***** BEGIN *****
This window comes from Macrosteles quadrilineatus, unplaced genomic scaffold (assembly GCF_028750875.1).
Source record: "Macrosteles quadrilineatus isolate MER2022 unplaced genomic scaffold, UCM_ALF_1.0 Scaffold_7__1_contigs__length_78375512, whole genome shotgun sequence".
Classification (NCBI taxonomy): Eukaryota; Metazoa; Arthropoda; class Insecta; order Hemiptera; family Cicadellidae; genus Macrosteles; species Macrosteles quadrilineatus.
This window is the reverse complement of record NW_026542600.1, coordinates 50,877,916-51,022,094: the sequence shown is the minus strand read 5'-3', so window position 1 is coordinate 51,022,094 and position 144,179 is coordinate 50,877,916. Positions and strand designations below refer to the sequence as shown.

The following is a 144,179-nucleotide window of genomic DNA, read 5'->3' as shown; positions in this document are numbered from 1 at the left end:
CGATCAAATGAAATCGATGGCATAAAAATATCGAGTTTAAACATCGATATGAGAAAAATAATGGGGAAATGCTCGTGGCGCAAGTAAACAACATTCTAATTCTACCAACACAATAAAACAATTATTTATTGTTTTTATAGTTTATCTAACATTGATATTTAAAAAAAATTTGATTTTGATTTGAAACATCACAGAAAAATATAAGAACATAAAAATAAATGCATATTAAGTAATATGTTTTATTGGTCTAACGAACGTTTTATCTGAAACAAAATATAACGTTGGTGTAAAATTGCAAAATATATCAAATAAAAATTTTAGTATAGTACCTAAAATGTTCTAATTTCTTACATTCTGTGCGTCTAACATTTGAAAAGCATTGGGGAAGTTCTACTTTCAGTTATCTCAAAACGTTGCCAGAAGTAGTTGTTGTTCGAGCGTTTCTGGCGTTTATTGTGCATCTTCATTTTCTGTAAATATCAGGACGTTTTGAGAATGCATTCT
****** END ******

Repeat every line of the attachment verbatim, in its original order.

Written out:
This window comes from Macrosteles quadrilineatus, unplaced genomic scaffold (assembly GCF_028750875.1).
Source record: "Macrosteles quadrilineatus isolate MER2022 unplaced genomic scaffold, UCM_ALF_1.0 Scaffold_7__1_contigs__length_78375512, whole genome shotgun sequence".
Classification (NCBI taxonomy): Eukaryota; Metazoa; Arthropoda; class Insecta; order Hemiptera; family Cicadellidae; genus Macrosteles; species Macrosteles quadrilineatus.
This window is the reverse complement of record NW_026542600.1, coordinates 50,877,916-51,022,094: the sequence shown is the minus strand read 5'-3', so window position 1 is coordinate 51,022,094 and position 144,179 is coordinate 50,877,916. Positions and strand designations below refer to the sequence as shown.

The following is a 144,179-nucleotide window of genomic DNA, read 5'->3' as shown; positions in this document are numbered from 1 at the left end:
CGATCAAATGAAATCGATGGCATAAAAATATCGAGTTTAAACATCGATATGAGAAAAATAATGGGGAAATGCTCGTGGCGCAAGTAAACAACATTCTAATTCTACCAACACAATAAAACAATTATTTATTGTTTTTATAGTTTATCTAACATTGATATTTAAAAAAAATTTGATTTTGATTTGAAACATCACAGAAAAATATAAGAACATAAAAATAAATGCATATTAAGTAATATGTTTTATTGGTCTAACGAACGTTTTATCTGAAACAAAATATAACGTTGGTGTAAAATTGCAAAATATATCAAATAAAAATTTTAGTATAGTACCTAAAATGTTCTAATTTCTTACATTCTGTGCGTCTAACATTTGAAAAGCATTGGGGAAGTTCTACTTTCAGTTATCTCAAAACGTTGCCAGAAGTAGTTGTTGTTCGAGCGTTTCTGGCGTTTATTGTGCATCTTCATTTTCTGTAAATATCAGGACGTTTTGAGAATGCATTCT